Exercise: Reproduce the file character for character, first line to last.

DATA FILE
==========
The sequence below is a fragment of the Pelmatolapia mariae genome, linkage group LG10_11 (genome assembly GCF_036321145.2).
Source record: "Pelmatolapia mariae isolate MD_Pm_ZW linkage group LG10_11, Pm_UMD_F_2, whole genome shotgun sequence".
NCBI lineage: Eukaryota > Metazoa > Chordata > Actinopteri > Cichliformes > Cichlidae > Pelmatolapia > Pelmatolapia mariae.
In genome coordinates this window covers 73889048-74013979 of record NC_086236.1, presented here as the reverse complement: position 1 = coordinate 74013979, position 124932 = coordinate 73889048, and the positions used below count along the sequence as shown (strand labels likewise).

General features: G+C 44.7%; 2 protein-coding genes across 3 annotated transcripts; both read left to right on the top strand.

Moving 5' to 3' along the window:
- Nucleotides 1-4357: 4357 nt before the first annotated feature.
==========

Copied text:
The sequence below is a fragment of the Pelmatolapia mariae genome, linkage group LG10_11 (genome assembly GCF_036321145.2).
Source record: "Pelmatolapia mariae isolate MD_Pm_ZW linkage group LG10_11, Pm_UMD_F_2, whole genome shotgun sequence".
NCBI lineage: Eukaryota > Metazoa > Chordata > Actinopteri > Cichliformes > Cichlidae > Pelmatolapia > Pelmatolapia mariae.
In genome coordinates this window covers 73889048-74013979 of record NC_086236.1, presented here as the reverse complement: position 1 = coordinate 74013979, position 124932 = coordinate 73889048, and the positions used below count along the sequence as shown (strand labels likewise).

General features: G+C 44.7%; 2 protein-coding genes across 3 annotated transcripts; both read left to right on the top strand.

Moving 5' to 3' along the window:
- Nucleotides 1-4357: 4357 nt before the first annotated feature.